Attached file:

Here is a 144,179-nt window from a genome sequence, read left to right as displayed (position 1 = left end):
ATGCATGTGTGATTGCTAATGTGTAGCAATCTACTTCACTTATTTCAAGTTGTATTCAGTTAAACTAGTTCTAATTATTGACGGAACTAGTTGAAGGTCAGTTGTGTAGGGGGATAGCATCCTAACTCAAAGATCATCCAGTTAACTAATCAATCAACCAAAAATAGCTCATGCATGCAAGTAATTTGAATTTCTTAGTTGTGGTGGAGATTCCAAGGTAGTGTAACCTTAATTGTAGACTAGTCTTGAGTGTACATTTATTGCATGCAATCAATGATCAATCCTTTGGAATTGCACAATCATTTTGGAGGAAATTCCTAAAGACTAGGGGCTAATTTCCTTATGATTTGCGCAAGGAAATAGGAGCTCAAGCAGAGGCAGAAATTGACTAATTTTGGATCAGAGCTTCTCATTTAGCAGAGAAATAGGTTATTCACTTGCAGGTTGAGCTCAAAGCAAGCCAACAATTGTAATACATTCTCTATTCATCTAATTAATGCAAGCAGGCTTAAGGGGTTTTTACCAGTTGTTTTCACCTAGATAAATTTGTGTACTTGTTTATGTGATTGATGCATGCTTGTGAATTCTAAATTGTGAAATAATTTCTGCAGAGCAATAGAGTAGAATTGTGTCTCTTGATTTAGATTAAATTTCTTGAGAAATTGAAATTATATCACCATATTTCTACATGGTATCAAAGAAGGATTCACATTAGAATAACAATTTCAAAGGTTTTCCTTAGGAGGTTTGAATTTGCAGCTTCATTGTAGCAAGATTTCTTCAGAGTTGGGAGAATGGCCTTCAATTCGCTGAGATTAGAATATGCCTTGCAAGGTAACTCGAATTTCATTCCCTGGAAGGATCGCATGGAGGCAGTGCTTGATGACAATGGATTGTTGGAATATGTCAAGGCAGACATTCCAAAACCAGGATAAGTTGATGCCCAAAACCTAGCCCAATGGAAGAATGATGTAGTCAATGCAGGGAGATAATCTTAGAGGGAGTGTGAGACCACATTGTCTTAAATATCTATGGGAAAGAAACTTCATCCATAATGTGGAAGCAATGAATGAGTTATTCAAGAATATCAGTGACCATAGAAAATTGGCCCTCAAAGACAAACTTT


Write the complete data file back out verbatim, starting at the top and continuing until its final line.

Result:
Here is a 144,179-nt window from a genome sequence, read left to right as displayed (position 1 = left end):
ATGCATGTGTGATTGCTAATGTGTAGCAATCTACTTCACTTATTTCAAGTTGTATTCAGTTAAACTAGTTCTAATTATTGACGGAACTAGTTGAAGGTCAGTTGTGTAGGGGGATAGCATCCTAACTCAAAGATCATCCAGTTAACTAATCAATCAACCAAAAATAGCTCATGCATGCAAGTAATTTGAATTTCTTAGTTGTGGTGGAGATTCCAAGGTAGTGTAACCTTAATTGTAGACTAGTCTTGAGTGTACATTTATTGCATGCAATCAATGATCAATCCTTTGGAATTGCACAATCATTTTGGAGGAAATTCCTAAAGACTAGGGGCTAATTTCCTTATGATTTGCGCAAGGAAATAGGAGCTCAAGCAGAGGCAGAAATTGACTAATTTTGGATCAGAGCTTCTCATTTAGCAGAGAAATAGGTTATTCACTTGCAGGTTGAGCTCAAAGCAAGCCAACAATTGTAATACATTCTCTATTCATCTAATTAATGCAAGCAGGCTTAAGGGGTTTTTACCAGTTGTTTTCACCTAGATAAATTTGTGTACTTGTTTATGTGATTGATGCATGCTTGTGAATTCTAAATTGTGAAATAATTTCTGCAGAGCAATAGAGTAGAATTGTGTCTCTTGATTTAGATTAAATTTCTTGAGAAATTGAAATTATATCACCATATTTCTACATGGTATCAAAGAAGGATTCACATTAGAATAACAATTTCAAAGGTTTTCCTTAGGAGGTTTGAATTTGCAGCTTCATTGTAGCAAGATTTCTTCAGAGTTGGGAGAATGGCCTTCAATTCGCTGAGATTAGAATATGCCTTGCAAGGTAACTCGAATTTCATTCCCTGGAAGGATCGCATGGAGGCAGTGCTTGATGACAATGGATTGTTGGAATATGTCAAGGCAGACATTCCAAAACCAGGATAAGTTGATGCCCAAAACCTAGCCCAATGGAAGAATGATGTAGTCAATGCAGGGAGATAATCTTAGAGGGAGTGTGAGACCACATTGTCTTAAATATCTATGGGAAAGAAACTTCATCCATAATGTGGAAGCAATGAATGAGTTATTCAAGAATATCAGTGACCATAGAAAATTGGCCCTCAAAGACAAACTTT